KARACHI: Bazeecha-e-Atfaal hey dunya meray agey,
Hota hey shab-o-roz tamasha meray agey
[The world is a children’s playground before me
Night and day, this theatre is enacted before me]
The famous verse by Mirza Ghalib inspired artist Shahid Rassam to express the various forms of societal oppression on canvas.
Working under the title, ‘Hota Hai Shab-o-Roz Tamasha Meray Agey’, Rassam depicts the power dynamics in society that affect men, women and children.
Rassam was in conversation with renowned scriptwriter, television host and satirist Anwar Maqsood at Koel Gallery on Saturday.
The tale of domination and violence (Tamasha) is as old as humankind, what is new is that most of humanity has become a tamashai [spectator], reads the abstract written by Rassam.
Spectacles of untold miseries unfold behind every wall and in every street, but all the world cares about is Wall Street, it adds.
“My work is a combination of slavery, shadows and innocence,” he said. He also explained how all over the world the extremists are thriving on oppressing the weak.
One of his paintings, titled ‘Slave’, depicts a dominating figure that is on the top but his face is diseased. The ants and flies on his face show that the figure is stale and decomposed, said Rassam.
All over the world, from Peshawar to Paris and from London to Ludhiana, the dominance of extremists is dictating over the silent spectators, who seem to have gone numb in the face of terror, he claimed. The artist condemns the terrorist attacks by depicting their impact on innocent lives. His painting, titled ‘Shadow of Paris’, depicts a green figure lying on a train track and is surrounded by bodies of dead birds. “Terror is everywhere around us in the name of faith, sect, ideology, market, class, race, cast and creed has stunned the world,” he added.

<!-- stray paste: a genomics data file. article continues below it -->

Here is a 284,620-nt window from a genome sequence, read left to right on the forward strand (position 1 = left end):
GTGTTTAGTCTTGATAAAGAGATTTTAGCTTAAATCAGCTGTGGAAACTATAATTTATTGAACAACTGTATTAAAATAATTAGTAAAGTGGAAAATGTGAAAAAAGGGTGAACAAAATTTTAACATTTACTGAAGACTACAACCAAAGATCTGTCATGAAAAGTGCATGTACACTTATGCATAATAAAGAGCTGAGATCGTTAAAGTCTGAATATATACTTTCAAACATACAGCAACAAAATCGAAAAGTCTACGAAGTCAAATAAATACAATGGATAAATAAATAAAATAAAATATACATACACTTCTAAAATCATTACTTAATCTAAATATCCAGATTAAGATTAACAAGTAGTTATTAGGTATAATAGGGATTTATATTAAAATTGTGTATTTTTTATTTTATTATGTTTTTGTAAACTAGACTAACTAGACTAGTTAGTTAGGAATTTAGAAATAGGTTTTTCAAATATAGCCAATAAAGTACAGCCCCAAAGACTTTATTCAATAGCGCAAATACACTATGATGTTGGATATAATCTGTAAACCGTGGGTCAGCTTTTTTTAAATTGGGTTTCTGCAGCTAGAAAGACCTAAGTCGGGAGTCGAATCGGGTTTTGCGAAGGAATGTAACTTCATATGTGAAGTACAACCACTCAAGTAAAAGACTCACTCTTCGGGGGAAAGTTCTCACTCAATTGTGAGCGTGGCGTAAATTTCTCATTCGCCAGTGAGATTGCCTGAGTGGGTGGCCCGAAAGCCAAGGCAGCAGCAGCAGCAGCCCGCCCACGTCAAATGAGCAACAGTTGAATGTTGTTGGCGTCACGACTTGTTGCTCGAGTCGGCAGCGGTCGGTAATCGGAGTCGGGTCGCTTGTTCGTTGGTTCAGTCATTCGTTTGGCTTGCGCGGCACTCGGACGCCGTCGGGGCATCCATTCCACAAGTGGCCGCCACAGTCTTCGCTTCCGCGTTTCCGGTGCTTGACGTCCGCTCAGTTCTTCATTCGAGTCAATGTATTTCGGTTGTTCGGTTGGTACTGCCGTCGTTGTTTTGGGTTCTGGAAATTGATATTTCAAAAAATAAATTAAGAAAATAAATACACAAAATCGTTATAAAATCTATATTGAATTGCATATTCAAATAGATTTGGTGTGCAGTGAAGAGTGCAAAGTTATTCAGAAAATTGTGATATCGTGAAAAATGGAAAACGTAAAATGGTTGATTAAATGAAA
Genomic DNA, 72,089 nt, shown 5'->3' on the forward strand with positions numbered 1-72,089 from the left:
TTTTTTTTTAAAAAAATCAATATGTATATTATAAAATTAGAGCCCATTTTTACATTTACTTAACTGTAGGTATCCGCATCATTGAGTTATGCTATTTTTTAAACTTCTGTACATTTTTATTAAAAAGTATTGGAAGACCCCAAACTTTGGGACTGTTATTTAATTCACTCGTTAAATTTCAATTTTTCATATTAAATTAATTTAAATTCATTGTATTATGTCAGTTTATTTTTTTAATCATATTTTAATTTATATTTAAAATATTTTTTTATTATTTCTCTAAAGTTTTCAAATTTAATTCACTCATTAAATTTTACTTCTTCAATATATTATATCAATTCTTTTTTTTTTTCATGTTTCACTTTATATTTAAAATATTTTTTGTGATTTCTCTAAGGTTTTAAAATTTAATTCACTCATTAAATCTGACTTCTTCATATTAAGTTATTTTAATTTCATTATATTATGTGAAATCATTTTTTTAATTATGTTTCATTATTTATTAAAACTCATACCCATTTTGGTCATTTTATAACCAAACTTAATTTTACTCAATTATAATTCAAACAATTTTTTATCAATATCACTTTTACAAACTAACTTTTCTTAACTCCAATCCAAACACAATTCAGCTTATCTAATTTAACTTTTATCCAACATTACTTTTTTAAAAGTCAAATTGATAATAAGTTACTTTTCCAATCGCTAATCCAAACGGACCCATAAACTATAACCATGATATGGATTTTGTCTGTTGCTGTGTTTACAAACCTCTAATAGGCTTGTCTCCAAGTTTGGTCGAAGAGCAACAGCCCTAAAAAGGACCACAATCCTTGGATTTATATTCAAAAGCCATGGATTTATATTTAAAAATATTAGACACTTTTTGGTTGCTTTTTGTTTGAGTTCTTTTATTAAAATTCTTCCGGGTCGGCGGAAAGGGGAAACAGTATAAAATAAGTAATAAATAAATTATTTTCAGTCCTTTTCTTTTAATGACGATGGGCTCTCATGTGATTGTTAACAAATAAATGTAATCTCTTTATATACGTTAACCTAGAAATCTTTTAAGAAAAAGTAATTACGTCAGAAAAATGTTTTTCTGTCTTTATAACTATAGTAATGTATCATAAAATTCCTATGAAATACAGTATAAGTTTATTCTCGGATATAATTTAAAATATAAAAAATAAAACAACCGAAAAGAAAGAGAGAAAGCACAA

About the artist
“His [Rassam] work is phenomenal and looks like pictures clicked by a camera,” said Maqsood.
Rassam is inspired by Salvador Dali, and it is a good thing as every big artist and author is inspired by someone and it also depicts in their work, claimed Maqsood. However, Rassam has left Dali behind and wants to do more in his own domain.
Initially, Rassam used to paint faces and buildings, but now they have vanished, said Maqsood while talking about the artist’s earlier works. The faces have been replaced by poignant images and themes, he added.
“Now his thoughts have started spreading on big canvas and he presents his complicated moods with beautiful colours,” explained Maqsood
Currently, Rassam is collaborating with Indian poet Gulzar for an exhibition paying homage to Ghalib. The event will be held in February in India.
His current exhibition is also part of his ‘Ghalib and Gulzar’ series. The exhibition will continue till January 30.
Published in The Express Tribune, January 25th, 2016.